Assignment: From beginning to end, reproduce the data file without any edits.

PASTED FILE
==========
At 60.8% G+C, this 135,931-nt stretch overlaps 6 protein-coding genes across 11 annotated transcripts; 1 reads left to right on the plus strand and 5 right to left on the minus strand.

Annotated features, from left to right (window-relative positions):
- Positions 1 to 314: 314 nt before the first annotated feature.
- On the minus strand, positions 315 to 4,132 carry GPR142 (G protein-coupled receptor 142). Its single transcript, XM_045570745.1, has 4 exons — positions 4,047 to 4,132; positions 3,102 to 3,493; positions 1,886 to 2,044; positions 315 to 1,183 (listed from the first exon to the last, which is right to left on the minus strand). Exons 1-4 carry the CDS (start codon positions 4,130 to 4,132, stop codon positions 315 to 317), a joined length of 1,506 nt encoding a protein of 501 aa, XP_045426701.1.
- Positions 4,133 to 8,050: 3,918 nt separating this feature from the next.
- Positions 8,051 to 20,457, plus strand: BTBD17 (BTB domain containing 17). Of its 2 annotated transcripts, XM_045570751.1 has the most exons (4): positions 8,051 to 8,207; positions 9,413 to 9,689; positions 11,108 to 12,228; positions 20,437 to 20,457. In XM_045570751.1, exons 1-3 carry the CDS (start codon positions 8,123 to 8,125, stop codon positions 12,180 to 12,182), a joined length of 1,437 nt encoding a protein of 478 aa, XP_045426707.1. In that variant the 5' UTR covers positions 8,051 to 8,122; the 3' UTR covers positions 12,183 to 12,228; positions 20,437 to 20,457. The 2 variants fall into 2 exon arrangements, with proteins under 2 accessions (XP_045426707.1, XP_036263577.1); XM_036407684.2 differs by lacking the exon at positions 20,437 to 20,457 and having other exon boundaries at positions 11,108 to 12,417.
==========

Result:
At 60.8% G+C, this 135,931-nt stretch overlaps 6 protein-coding genes across 11 annotated transcripts; 1 reads left to right on the plus strand and 5 right to left on the minus strand.

Annotated features, from left to right (window-relative positions):
- Positions 1 to 314: 314 nt before the first annotated feature.
- On the minus strand, positions 315 to 4,132 carry GPR142 (G protein-coupled receptor 142). Its single transcript, XM_045570745.1, has 4 exons — positions 4,047 to 4,132; positions 3,102 to 3,493; positions 1,886 to 2,044; positions 315 to 1,183 (listed from the first exon to the last, which is right to left on the minus strand). Exons 1-4 carry the CDS (start codon positions 4,130 to 4,132, stop codon positions 315 to 317), a joined length of 1,506 nt encoding a protein of 501 aa, XP_045426701.1.
- Positions 4,133 to 8,050: 3,918 nt separating this feature from the next.
- Positions 8,051 to 20,457, plus strand: BTBD17 (BTB domain containing 17). Of its 2 annotated transcripts, XM_045570751.1 has the most exons (4): positions 8,051 to 8,207; positions 9,413 to 9,689; positions 11,108 to 12,228; positions 20,437 to 20,457. In XM_045570751.1, exons 1-3 carry the CDS (start codon positions 8,123 to 8,125, stop codon positions 12,180 to 12,182), a joined length of 1,437 nt encoding a protein of 478 aa, XP_045426707.1. In that variant the 5' UTR covers positions 8,051 to 8,122; the 3' UTR covers positions 12,183 to 12,228; positions 20,437 to 20,457. The 2 variants fall into 2 exon arrangements, with proteins under 2 accessions (XP_045426707.1, XP_036263577.1); XM_036407684.2 differs by lacking the exon at positions 20,437 to 20,457 and having other exon boundaries at positions 11,108 to 12,417.